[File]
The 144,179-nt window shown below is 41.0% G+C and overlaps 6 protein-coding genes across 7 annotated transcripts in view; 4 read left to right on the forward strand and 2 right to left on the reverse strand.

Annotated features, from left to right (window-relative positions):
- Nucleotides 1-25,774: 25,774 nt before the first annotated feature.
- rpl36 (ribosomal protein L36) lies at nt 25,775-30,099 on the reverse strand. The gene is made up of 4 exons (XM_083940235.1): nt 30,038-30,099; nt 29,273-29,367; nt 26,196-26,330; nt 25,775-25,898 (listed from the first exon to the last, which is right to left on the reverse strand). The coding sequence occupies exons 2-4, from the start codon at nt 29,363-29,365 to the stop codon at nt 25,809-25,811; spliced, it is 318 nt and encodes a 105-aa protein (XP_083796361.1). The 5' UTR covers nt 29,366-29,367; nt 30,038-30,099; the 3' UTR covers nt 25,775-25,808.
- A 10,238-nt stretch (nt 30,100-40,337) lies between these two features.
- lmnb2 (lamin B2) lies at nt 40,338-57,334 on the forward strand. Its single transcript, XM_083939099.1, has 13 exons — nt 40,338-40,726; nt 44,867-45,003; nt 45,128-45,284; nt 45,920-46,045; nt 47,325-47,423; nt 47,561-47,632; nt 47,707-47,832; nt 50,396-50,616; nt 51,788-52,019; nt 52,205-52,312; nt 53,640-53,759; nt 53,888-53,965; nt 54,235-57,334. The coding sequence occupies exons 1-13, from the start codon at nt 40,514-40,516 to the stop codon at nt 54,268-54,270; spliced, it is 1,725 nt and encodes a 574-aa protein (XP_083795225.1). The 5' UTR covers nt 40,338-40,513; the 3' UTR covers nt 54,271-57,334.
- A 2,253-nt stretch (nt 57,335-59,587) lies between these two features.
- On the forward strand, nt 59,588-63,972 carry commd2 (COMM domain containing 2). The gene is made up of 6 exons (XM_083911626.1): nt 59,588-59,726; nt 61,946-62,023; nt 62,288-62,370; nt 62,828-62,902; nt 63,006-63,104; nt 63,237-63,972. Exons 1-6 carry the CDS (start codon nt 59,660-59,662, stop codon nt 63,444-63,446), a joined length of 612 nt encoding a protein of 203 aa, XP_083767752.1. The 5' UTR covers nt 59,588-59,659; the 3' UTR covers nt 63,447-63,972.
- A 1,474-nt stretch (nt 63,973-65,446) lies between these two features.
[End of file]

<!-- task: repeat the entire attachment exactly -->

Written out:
The 144,179-nt window shown below is 41.0% G+C and overlaps 6 protein-coding genes across 7 annotated transcripts in view; 4 read left to right on the forward strand and 2 right to left on the reverse strand.

Annotated features, from left to right (window-relative positions):
- Nucleotides 1-25,774: 25,774 nt before the first annotated feature.
- rpl36 (ribosomal protein L36) lies at nt 25,775-30,099 on the reverse strand. The gene is made up of 4 exons (XM_083940235.1): nt 30,038-30,099; nt 29,273-29,367; nt 26,196-26,330; nt 25,775-25,898 (listed from the first exon to the last, which is right to left on the reverse strand). The coding sequence occupies exons 2-4, from the start codon at nt 29,363-29,365 to the stop codon at nt 25,809-25,811; spliced, it is 318 nt and encodes a 105-aa protein (XP_083796361.1). The 5' UTR covers nt 29,366-29,367; nt 30,038-30,099; the 3' UTR covers nt 25,775-25,808.
- A 10,238-nt stretch (nt 30,100-40,337) lies between these two features.
- lmnb2 (lamin B2) lies at nt 40,338-57,334 on the forward strand. Its single transcript, XM_083939099.1, has 13 exons — nt 40,338-40,726; nt 44,867-45,003; nt 45,128-45,284; nt 45,920-46,045; nt 47,325-47,423; nt 47,561-47,632; nt 47,707-47,832; nt 50,396-50,616; nt 51,788-52,019; nt 52,205-52,312; nt 53,640-53,759; nt 53,888-53,965; nt 54,235-57,334. The coding sequence occupies exons 1-13, from the start codon at nt 40,514-40,516 to the stop codon at nt 54,268-54,270; spliced, it is 1,725 nt and encodes a 574-aa protein (XP_083795225.1). The 5' UTR covers nt 40,338-40,513; the 3' UTR covers nt 54,271-57,334.
- A 2,253-nt stretch (nt 57,335-59,587) lies between these two features.
- On the forward strand, nt 59,588-63,972 carry commd2 (COMM domain containing 2). The gene is made up of 6 exons (XM_083911626.1): nt 59,588-59,726; nt 61,946-62,023; nt 62,288-62,370; nt 62,828-62,902; nt 63,006-63,104; nt 63,237-63,972. Exons 1-6 carry the CDS (start codon nt 59,660-59,662, stop codon nt 63,444-63,446), a joined length of 612 nt encoding a protein of 203 aa, XP_083767752.1. The 5' UTR covers nt 59,588-59,659; the 3' UTR covers nt 63,447-63,972.
- A 1,474-nt stretch (nt 63,973-65,446) lies between these two features.